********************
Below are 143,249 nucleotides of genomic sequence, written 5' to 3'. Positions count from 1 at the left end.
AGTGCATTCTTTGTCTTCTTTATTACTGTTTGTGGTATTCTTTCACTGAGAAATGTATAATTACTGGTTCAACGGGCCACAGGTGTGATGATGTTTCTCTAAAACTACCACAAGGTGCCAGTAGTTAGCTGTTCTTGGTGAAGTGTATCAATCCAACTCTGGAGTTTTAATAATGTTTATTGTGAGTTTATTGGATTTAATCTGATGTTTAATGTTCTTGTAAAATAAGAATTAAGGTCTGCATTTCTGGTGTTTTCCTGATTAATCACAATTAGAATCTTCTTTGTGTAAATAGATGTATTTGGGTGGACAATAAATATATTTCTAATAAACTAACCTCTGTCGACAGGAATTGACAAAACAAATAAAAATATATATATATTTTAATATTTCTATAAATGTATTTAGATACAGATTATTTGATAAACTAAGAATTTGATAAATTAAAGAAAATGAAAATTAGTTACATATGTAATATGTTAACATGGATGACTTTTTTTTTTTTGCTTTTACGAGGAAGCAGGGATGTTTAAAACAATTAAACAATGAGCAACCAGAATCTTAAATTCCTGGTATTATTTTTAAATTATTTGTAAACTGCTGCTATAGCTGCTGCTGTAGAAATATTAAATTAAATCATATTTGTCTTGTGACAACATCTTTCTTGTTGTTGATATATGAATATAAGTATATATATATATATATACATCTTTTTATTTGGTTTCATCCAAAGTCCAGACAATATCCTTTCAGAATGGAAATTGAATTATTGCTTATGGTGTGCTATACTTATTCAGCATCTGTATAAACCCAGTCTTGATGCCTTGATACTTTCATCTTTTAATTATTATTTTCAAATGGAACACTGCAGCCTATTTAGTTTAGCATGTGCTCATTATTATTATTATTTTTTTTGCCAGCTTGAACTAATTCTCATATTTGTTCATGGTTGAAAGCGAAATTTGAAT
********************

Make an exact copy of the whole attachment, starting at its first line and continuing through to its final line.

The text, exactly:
Below are 143,249 nucleotides of genomic sequence, written 5' to 3'. Positions count from 1 at the left end.
AGTGCATTCTTTGTCTTCTTTATTACTGTTTGTGGTATTCTTTCACTGAGAAATGTATAATTACTGGTTCAACGGGCCACAGGTGTGATGATGTTTCTCTAAAACTACCACAAGGTGCCAGTAGTTAGCTGTTCTTGGTGAAGTGTATCAATCCAACTCTGGAGTTTTAATAATGTTTATTGTGAGTTTATTGGATTTAATCTGATGTTTAATGTTCTTGTAAAATAAGAATTAAGGTCTGCATTTCTGGTGTTTTCCTGATTAATCACAATTAGAATCTTCTTTGTGTAAATAGATGTATTTGGGTGGACAATAAATATATTTCTAATAAACTAACCTCTGTCGACAGGAATTGACAAAACAAATAAAAATATATATATATTTTAATATTTCTATAAATGTATTTAGATACAGATTATTTGATAAACTAAGAATTTGATAAATTAAAGAAAATGAAAATTAGTTACATATGTAATATGTTAACATGGATGACTTTTTTTTTTTTGCTTTTACGAGGAAGCAGGGATGTTTAAAACAATTAAACAATGAGCAACCAGAATCTTAAATTCCTGGTATTATTTTTAAATTATTTGTAAACTGCTGCTATAGCTGCTGCTGTAGAAATATTAAATTAAATCATATTTGTCTTGTGACAACATCTTTCTTGTTGTTGATATATGAATATAAGTATATATATATATATATACATCTTTTTATTTGGTTTCATCCAAAGTCCAGACAATATCCTTTCAGAATGGAAATTGAATTATTGCTTATGGTGTGCTATACTTATTCAGCATCTGTATAAACCCAGTCTTGATGCCTTGATACTTTCATCTTTTAATTATTATTTTCAAATGGAACACTGCAGCCTATTTAGTTTAGCATGTGCTCATTATTATTATTATTTTTTTTGCCAGCTTGAACTAATTCTCATATTTGTTCATGGTTGAAAGCGAAATTTGAAT